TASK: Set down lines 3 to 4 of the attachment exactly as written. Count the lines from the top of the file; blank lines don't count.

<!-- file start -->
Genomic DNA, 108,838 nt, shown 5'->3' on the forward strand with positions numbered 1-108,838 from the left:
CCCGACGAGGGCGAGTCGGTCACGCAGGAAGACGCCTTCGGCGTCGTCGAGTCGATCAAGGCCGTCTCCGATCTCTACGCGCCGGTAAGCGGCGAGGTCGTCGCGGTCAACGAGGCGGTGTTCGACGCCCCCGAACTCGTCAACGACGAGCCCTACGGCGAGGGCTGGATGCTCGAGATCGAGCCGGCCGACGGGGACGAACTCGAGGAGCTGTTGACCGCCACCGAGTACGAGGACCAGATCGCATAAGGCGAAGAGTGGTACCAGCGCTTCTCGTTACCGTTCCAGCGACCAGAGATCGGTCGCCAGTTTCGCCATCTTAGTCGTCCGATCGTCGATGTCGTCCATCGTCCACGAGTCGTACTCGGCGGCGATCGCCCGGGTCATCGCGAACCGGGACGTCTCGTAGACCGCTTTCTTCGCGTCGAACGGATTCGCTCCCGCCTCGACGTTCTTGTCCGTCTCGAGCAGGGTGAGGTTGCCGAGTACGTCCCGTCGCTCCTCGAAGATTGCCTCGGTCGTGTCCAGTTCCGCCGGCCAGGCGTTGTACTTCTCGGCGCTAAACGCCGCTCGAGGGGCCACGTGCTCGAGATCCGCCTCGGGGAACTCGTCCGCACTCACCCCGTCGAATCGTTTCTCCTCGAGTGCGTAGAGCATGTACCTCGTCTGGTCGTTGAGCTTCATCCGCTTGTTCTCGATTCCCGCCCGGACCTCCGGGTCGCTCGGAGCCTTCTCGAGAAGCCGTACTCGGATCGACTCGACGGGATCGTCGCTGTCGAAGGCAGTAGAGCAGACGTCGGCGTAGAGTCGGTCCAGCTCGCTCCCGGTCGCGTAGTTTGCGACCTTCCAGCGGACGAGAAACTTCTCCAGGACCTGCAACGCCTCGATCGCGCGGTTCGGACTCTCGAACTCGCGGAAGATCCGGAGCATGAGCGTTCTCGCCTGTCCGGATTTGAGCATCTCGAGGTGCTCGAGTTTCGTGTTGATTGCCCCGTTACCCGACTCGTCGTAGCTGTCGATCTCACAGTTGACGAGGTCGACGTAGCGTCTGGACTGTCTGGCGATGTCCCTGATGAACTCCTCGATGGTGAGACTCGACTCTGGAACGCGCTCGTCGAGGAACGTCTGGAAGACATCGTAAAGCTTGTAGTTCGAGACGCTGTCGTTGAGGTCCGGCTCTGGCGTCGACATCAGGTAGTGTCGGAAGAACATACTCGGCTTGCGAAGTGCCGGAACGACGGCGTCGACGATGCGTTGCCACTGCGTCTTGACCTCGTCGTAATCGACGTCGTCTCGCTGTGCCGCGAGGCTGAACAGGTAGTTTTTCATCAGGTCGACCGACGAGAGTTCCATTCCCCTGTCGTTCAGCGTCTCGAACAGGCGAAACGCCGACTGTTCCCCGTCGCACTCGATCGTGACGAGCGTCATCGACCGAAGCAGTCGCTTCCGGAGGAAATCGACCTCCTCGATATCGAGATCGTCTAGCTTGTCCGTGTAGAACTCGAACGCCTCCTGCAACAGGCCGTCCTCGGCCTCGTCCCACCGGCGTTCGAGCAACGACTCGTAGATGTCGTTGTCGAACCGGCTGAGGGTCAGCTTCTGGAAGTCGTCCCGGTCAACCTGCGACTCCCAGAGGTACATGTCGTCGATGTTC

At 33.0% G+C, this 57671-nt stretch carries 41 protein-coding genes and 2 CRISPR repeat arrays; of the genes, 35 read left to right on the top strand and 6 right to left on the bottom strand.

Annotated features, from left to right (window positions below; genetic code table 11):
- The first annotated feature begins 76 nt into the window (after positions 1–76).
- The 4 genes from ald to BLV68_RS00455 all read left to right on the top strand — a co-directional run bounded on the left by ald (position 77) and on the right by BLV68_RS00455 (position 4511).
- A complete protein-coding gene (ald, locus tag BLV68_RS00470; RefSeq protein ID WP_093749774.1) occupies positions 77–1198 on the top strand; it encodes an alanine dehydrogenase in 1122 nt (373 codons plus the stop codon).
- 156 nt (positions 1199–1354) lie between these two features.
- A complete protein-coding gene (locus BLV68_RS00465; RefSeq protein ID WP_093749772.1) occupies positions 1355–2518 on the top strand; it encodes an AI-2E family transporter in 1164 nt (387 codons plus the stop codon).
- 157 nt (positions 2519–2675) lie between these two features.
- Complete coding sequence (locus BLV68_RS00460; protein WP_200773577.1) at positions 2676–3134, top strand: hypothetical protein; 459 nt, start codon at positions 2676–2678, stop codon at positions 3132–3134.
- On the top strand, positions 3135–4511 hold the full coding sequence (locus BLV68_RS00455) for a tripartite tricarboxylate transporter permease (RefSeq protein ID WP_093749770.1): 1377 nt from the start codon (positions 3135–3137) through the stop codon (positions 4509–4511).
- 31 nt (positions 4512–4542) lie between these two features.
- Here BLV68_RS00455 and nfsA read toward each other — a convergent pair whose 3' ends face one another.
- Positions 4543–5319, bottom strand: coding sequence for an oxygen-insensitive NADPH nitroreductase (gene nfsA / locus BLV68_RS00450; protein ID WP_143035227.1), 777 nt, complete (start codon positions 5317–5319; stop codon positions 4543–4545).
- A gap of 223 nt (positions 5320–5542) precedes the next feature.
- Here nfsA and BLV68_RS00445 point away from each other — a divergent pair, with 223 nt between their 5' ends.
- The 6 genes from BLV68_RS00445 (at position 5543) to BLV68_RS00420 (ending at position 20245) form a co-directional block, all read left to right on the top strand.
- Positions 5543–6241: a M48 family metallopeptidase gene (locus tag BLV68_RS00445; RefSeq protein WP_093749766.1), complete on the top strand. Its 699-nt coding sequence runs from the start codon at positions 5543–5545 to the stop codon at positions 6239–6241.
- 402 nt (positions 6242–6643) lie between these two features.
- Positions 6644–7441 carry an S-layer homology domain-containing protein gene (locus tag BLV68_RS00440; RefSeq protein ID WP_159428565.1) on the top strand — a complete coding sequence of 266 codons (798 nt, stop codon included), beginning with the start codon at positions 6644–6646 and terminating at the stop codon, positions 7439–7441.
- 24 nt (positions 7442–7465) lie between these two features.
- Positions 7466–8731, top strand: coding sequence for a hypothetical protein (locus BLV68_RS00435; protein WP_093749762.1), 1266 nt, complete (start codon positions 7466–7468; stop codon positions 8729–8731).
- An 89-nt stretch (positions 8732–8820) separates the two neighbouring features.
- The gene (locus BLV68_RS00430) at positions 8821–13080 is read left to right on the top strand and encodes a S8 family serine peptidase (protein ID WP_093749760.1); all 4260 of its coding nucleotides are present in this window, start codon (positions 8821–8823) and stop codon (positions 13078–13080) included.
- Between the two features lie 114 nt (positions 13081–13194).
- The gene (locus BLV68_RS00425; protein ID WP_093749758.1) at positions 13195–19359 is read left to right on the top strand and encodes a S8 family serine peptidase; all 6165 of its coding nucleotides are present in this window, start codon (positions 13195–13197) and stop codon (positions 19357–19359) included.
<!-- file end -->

At 33.0% G+C, this 57671-nt stretch carries 41 protein-coding genes and 2 CRISPR repeat arrays; of the genes, 35 read left to right on the top strand and 6 right to left on the bottom strand.

Annotated features, from left to right (window positions below; genetic code table 11):